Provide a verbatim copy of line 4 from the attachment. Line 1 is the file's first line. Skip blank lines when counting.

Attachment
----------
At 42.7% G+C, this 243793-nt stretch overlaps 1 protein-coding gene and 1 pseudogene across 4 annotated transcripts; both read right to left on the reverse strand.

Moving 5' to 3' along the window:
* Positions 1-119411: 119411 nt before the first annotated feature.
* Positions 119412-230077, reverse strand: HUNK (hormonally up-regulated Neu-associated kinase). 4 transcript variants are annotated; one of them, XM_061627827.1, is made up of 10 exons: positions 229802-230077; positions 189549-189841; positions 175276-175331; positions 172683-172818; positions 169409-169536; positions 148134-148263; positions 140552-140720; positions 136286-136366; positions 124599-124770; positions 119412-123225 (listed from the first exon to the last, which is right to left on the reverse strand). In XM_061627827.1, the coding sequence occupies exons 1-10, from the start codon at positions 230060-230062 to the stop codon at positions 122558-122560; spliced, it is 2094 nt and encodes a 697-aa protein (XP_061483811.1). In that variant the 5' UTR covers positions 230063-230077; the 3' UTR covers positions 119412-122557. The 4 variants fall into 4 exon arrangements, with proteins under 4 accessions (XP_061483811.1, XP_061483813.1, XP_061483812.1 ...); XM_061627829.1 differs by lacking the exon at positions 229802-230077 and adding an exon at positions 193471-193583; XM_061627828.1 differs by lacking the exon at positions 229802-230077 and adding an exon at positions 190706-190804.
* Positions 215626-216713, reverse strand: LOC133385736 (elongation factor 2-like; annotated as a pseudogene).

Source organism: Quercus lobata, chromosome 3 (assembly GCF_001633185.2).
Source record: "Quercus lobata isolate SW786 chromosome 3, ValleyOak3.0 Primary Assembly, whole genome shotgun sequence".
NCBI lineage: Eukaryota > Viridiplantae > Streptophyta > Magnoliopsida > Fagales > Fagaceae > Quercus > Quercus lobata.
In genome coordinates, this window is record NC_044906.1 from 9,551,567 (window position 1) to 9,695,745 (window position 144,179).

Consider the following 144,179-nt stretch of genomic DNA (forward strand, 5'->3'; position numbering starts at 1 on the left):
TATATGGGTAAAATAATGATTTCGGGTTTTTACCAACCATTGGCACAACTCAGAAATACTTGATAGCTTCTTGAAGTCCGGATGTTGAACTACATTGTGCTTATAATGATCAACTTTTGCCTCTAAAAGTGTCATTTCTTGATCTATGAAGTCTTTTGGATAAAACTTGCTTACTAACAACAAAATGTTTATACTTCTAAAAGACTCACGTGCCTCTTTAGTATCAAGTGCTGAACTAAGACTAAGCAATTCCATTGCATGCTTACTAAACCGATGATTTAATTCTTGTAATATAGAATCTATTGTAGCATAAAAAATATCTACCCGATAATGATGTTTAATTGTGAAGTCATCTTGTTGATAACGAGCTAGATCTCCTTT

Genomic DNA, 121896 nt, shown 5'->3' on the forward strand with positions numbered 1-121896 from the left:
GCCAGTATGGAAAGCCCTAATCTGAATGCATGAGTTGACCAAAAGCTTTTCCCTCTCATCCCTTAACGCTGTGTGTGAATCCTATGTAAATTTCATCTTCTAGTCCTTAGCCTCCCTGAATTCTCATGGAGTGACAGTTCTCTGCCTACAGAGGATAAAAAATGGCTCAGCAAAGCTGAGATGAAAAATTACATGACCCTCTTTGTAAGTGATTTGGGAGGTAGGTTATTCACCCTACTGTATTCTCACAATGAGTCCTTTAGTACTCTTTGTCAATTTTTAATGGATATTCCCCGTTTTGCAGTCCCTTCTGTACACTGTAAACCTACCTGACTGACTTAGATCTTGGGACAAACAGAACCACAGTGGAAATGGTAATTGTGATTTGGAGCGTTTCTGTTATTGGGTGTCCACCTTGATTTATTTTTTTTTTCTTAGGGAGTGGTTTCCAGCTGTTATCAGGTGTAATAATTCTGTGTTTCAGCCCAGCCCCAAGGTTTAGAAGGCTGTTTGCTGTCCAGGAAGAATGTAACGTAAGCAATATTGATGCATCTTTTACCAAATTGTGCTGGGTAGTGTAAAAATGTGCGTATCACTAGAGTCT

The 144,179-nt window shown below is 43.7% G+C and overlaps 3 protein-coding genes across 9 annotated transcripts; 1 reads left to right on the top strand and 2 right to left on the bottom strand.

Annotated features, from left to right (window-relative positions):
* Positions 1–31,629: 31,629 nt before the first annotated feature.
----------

* Positions 119412-230077, reverse strand: HUNK (hormonally up-regulated Neu-associated kinase). 4 transcript variants are annotated; one of them, XM_061627827.1, is made up of 10 exons: positions 229802-230077; positions 189549-189841; positions 175276-175331; positions 172683-172818; positions 169409-169536; positions 148134-148263; positions 140552-140720; positions 136286-136366; positions 124599-124770; positions 119412-123225 (listed from the first exon to the last, which is right to left on the reverse strand). In XM_061627827.1, the coding sequence occupies exons 1-10, from the start codon at positions 230060-230062 to the stop codon at positions 122558-122560; spliced, it is 2094 nt and encodes a 697-aa protein (XP_061483811.1). In that variant the 5' UTR covers positions 230063-230077; the 3' UTR covers positions 119412-122557. The 4 variants fall into 4 exon arrangements, with proteins under 4 accessions (XP_061483811.1, XP_061483813.1, XP_061483812.1 ...); XM_061627829.1 differs by lacking the exon at positions 229802-230077 and adding an exon at positions 193471-193583; XM_061627828.1 differs by lacking the exon at positions 229802-230077 and adding an exon at positions 190706-190804.